# Eureka Math Grade 6 Module 6 Lesson 2 Answer Key

## Engage NY Eureka Math Grade 6 Module 6 Lesson 2 Answer Key

### Eureka Math Grade 6 Module 6 Lesson 2 Example Answer Key

Example 1: Heart Rate

Mia, a sixth-grader at Roosevelt Middle School, was thinking about joining the middle school track team. She read that Olympic athletes have lower resting heart rates than most people. She wondered about her own heart rate and how it would compare to other students. Mia was interested in investigating the statistical question: What are the heart rates of students in my sixth-grade class?

Heart rates are expressed as beats per minute (or bpm). Mia knew her resting heart rate was 80 beats per minute. She asked her teacher if she could collect the heart rates of the other students in her class. With the teacher’s help, the other sixth graders in her class found their heart rates and reported them to Mia. The following numbers are the resting heart rates (in beats per minute) for the 22 other students in Mia’s class.
89 87 85 84 90 79 83 85 86 88 84 81 88 85 83 83 86 82 83 86 82 84.

Exercises 1 – 10:

Exercise 1.
What was the heart rate for the student with the lowest heart rate?
79 bpm

Exercise 2.
What was the heart rate for the student with the highest heart rate?
90 bpm

Exercise 3.
How many students had a heart rate greater than 86 bpm?
5

Exercise 4.
What fraction of students had a heart rate less than 82 bpm?
$$\frac{2}{22}$$ or $$\frac{1}{11}$$

Exercise 5.
What heart rate occurred most often?
83 bpm

Exercise 6.
What heart rate describes the center of the data?
85 bpm (Answers will vary, but student responses should be around 84 bpm or 85 bpm.)

Exercise 7.
Some students had heart rates that were unusual in that they were quite a bit higher or quite a bit lower than most other students’ heart rates. What heart rates would you consider unusual?
Answers will vary and could include 79 bpm. 81 bpm. 87 bpm, 88 bpm,. 89 bpm. and/or 90 bpm.

Exercise 8.
If Mia’s teacher asked what the typical heart rate is for sixth graders in the class, what would you tell Mia’s teacher?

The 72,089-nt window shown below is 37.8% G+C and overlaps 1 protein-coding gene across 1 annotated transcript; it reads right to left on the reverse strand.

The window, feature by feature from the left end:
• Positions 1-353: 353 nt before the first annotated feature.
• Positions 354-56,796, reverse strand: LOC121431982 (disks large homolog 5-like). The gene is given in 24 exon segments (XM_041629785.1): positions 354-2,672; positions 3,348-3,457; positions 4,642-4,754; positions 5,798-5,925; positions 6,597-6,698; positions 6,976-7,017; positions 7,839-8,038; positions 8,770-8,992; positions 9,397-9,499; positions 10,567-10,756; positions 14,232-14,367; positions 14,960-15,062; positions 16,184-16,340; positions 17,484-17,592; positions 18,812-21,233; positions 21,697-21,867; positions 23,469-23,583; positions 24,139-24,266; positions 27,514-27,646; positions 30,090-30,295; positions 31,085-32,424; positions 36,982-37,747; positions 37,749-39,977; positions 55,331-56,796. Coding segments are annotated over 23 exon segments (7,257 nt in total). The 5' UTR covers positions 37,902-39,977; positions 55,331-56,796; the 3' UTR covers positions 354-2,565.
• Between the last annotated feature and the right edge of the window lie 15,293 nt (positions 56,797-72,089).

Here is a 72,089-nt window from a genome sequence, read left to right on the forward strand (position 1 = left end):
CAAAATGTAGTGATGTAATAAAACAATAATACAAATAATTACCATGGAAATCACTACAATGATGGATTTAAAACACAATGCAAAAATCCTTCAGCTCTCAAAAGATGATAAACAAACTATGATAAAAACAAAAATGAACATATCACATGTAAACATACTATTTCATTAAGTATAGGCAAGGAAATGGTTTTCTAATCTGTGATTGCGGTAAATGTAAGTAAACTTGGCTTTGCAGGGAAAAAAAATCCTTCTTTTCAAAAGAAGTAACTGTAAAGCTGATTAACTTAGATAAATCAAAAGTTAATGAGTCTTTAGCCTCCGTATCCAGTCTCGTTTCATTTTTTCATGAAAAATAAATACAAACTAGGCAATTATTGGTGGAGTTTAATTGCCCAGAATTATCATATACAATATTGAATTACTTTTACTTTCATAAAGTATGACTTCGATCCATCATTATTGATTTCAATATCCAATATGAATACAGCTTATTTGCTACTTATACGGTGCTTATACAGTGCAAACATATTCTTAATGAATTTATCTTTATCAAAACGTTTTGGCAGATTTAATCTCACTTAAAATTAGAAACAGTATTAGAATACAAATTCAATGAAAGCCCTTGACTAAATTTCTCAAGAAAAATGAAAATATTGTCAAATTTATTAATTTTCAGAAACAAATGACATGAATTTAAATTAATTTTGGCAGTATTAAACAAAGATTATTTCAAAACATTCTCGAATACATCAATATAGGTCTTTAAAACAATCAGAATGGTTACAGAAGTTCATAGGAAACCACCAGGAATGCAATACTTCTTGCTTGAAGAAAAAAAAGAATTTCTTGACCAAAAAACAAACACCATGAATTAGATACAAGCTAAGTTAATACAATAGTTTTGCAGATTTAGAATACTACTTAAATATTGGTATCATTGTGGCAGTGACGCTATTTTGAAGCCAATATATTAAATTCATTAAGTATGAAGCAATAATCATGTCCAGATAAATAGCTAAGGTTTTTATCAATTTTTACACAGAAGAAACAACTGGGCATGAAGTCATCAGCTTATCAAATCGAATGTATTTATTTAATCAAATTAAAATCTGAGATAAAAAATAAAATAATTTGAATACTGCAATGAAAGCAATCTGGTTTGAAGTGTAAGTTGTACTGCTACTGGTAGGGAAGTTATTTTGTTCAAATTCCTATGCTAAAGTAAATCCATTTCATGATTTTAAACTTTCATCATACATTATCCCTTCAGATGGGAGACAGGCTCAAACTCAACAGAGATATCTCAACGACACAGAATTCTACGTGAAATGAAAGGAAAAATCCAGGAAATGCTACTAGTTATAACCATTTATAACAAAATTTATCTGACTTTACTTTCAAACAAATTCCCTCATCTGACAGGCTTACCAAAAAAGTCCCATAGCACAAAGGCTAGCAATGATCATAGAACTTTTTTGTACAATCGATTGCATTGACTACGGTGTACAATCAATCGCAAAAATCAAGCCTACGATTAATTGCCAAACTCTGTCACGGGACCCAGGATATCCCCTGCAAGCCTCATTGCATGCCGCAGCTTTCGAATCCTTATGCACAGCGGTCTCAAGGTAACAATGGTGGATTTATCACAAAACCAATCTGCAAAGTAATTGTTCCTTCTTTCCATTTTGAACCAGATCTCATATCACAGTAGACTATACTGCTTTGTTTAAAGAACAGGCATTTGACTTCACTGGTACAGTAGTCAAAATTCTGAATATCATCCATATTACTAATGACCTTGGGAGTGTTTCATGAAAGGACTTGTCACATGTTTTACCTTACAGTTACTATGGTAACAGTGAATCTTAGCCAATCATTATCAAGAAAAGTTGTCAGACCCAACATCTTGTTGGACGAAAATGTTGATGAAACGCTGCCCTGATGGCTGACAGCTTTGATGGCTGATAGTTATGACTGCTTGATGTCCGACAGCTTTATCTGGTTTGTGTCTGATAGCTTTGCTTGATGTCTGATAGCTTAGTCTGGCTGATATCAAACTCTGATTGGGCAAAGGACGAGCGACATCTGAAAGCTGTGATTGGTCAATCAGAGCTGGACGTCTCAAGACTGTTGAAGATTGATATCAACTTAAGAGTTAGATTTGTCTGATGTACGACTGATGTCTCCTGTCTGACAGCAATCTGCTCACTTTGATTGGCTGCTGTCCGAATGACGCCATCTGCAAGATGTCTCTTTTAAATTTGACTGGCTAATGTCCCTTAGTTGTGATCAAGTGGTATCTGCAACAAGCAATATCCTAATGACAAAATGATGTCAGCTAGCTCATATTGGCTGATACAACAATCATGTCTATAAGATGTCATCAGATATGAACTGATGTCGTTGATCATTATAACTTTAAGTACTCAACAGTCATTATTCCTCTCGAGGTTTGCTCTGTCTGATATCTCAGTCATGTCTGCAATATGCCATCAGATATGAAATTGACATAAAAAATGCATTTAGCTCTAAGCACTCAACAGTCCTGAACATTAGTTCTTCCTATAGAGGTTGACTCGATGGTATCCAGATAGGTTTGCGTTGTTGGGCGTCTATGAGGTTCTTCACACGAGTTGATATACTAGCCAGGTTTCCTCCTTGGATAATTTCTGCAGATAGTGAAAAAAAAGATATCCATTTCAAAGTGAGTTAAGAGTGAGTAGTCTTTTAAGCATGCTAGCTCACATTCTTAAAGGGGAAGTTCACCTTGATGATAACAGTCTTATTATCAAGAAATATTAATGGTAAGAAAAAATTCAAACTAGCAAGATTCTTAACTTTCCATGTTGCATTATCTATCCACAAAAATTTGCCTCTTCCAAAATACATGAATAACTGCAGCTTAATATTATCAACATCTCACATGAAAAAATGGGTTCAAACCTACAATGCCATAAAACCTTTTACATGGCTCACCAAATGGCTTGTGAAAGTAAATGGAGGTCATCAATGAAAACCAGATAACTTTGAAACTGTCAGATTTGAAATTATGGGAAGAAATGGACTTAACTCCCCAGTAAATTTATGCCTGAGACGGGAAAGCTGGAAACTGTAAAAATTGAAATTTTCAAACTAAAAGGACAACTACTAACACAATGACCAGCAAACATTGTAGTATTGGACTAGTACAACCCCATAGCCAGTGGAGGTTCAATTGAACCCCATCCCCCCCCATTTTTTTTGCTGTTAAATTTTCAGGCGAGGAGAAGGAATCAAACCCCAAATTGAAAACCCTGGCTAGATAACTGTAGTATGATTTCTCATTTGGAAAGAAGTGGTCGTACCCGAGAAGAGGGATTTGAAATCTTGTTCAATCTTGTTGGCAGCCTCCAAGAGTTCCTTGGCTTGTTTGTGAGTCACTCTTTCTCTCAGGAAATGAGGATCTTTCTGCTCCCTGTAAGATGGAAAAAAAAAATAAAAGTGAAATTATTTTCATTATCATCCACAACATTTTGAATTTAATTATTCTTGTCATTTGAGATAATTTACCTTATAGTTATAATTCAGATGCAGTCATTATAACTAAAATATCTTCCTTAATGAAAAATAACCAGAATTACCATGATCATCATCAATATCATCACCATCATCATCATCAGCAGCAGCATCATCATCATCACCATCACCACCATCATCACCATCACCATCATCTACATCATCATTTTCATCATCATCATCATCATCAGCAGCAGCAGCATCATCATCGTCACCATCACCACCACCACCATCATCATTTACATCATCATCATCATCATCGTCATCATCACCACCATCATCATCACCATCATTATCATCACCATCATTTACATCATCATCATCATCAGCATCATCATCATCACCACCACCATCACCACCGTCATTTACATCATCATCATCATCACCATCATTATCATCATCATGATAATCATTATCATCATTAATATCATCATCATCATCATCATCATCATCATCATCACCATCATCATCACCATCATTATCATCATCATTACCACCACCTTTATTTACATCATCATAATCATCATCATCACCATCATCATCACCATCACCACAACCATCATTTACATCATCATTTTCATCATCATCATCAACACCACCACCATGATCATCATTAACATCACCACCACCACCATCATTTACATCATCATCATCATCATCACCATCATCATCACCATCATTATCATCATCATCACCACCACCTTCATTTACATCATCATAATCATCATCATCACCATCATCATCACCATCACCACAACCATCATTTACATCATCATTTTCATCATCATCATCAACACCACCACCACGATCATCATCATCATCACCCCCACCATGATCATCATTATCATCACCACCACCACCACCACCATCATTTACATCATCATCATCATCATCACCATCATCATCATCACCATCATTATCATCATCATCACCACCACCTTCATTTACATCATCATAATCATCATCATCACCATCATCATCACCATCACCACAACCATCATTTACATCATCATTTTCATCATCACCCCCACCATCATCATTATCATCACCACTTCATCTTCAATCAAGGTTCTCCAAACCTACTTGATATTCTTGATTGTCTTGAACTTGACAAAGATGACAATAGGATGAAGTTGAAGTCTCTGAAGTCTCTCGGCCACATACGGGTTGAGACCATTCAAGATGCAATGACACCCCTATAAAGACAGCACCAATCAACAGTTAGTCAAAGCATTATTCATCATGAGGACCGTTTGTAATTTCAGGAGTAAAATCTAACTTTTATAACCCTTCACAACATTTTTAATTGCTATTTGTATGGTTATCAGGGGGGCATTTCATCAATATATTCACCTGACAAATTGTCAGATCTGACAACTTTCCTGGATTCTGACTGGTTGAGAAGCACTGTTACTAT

Answers will vary, but expect answers between 82 bpm and 86 bpm.

Exercise 9.
Remember that Mia’s heart rate was 80 bpm. Add a dot for Mia’s heart rate to the dot plot in Example 1.
Add o dot above 80 bpm on the number line.

Exercise 10.
How does Mia’s heart rate compare with the heart rates of the other students in the class?
Her heart rate ¡s lower than all but one of the students.

Example 2: Seeing the Spread in Dot Plots.

Mia’s class collected data to answer several other questions about her class. After collecting the data, they drew dot
plots of their findings. One student collected data to answer the question: How many textbooks are in the desks or lockers of sixth graders? She made the following dot plot, not including her data.

Dot Plot of Number of Textbooks Another student in Mia’s class wanted to ask the question: How tall are the sixth graders in our class?
This dot plot shows the heights of the sixth graders in Mia’s class, not including the datum for the student conducting the
survey.
Dot Plot of Height Exercises 11 – 14:

Below are four statistical questions and four different dot plots of data collected to answer these questions. Match each statistical question with the appropriate dot plot, and explain each choice.

Statistical Questions:

Exercise 11.
What are the ages of fourth-graders in our school?
Dot plot A because most fourth-graders are around 9 or 10 years old.

Exercise 12.
What are the heights of the players on the eighth-grade boys’ basketball team?
Dot plot D because the players on an eighth-grade basketball team can vary in height. Generally, there ¡s a tall